If I believed in God– and I’ve always wished that I could, but I can’t– I would imagine that he would weep to see what had become of His children.

Since I don’t believe in God, I have to look at today’s events through the only approximation to that kind of divine and mystical relationship we have in the human realm: the bond between a parent and child.

I won’t lie to you: I was pleased when I learned that Osama bin Laden had been killed. My adrenaline surged as I imagined the righteous power of SEAL Team 6 sweeping through his compound like a wave of death, cold, efficient, and just. Enviously, I imagined the commando who scored the kill, professionally and with cold detachment squeezing the trigger. I thought of all the death and destruction that bin Laden precipitated, and I thought of his death: this is good.

Two navy SEALs

A day or so later, I read a story about boys who lived in the Pakistani town that sheltered the terrorist. They would play cricket or football in the field next to his compound, and when they accidentally sent a ball over the fortified walls, the guards would pay the boys 100 rupees (more than the cost of the lost ball) instead of allowing them to retrieve their ball. Apparently, the boys lost a lot of balls.

The thought of these boys simply playing a game, conducting their little ball-pay scam with innocent childish mischeviousness reminded me that despite all of the cultural, political, and economic walls that separate us from our fellow humans, in the state of childhood, these walls don’t exist. This reminded me of the story of a little Ethiopian girl, terribly disfigured, who was sent to Canada for facial reconstructive surgery. Until she was about five years old, none of her playmates treated her any differently. And I remembered how my own young daughter, watching a black singer on TV, said “Mommy! That man look just like daddy!” (I’m white).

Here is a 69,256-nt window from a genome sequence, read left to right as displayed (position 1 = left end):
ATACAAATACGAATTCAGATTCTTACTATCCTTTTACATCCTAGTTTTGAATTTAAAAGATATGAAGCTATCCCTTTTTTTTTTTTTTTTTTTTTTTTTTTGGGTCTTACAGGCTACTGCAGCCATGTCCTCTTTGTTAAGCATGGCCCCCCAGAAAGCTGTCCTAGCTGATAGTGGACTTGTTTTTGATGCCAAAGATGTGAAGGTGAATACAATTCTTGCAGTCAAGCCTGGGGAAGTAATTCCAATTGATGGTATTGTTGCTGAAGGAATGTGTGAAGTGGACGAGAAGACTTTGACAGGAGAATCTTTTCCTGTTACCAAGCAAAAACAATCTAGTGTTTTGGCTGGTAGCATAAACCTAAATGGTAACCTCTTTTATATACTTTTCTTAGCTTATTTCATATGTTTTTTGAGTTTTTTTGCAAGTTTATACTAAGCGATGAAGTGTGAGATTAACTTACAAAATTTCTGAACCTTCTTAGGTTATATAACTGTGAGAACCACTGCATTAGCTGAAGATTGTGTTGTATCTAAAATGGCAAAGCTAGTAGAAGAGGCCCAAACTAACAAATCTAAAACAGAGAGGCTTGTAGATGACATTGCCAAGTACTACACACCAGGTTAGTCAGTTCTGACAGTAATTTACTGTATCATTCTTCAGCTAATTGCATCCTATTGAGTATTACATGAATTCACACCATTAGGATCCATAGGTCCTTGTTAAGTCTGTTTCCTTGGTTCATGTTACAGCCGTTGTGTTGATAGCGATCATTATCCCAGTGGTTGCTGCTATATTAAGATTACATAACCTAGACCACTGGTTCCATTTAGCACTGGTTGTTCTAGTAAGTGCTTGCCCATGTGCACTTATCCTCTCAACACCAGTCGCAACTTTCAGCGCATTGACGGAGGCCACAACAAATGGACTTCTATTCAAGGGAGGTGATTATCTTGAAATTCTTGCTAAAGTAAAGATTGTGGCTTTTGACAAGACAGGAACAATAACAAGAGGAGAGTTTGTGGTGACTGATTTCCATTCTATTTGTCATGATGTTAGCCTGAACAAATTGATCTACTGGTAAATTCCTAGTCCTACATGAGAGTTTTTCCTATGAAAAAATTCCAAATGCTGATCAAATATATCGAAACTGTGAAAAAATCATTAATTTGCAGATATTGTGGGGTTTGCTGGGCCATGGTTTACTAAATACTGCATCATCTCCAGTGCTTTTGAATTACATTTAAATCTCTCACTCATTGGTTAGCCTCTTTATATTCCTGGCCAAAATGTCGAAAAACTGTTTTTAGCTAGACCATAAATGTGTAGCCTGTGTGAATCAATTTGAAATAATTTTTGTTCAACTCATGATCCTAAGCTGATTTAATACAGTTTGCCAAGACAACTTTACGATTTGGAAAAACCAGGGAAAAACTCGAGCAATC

A mother and her infant child

Innocence is a fragile, tenuous, and fleeting state. As I contemplated innocence, I began to consider Osama bin Laden. At one point, he was an innocent child. At one point, his mother held him lovingly, and he looked upon her with the eyes of innocent childhood, as his protection, his deity. What happened? How can a child be so perverted, so twisted, as to turn into a demon such as that man became?

It’s midnight, and I have to turn off the news. The images are too much. Young men and women, drinking and screaming and jostling and cheering, pouring through the streets with youthful and irresponsible glee and mob energy, hoisting signs, some less crude, some more, cheering the death of bin Laden.

People celebrating Osama bin Laden's death

Many of these young people were young children when the war was declared, ten years ago, with the impact of the first airliner.

I remember that morning. I was only 21. I had slept in. I had a class that afternoon (International Relations, funny enough). I went downstairs, and my mother told me that an airplane had crashed into the World Trade Center. I asked her, was it an accident? A moment later, the impact of the second jet wordlessly answered my question.

My girlfriend at the time had a sister who worked in the WTC. That morning was spent desperately trying to contact her, or to get news of her fate.

And then I saw it. The streets of foreign lands cheering the deaths of scores of civilians in the cities of America. I was revolted. How dare they? How dare they celebrate the murderers who cut short these innocent lives?

People celebrating

And now, I look at the crowds in the stadiums and the streets, and I ask– have we lost our innocence, too? Have we sunk as low as those who we reviled on that clear autumn morning ten years ago?

I don’t know how I feel about this evil man’s death, and I certainly don’t know how I ought to feel. I look at my children, at their innocent faces. I look at the children on the news reports, in third world countries, countries that my country is at war with, and I see the same innocence. I don’t know how to feel.

I am tormented by a dreadful question: has my fate been sealed, my fall from innocence completed, with the celebration of a vile murderer’s death, just as surely as his fate was sealed, his fall completed, with the commission of his barbaric acts?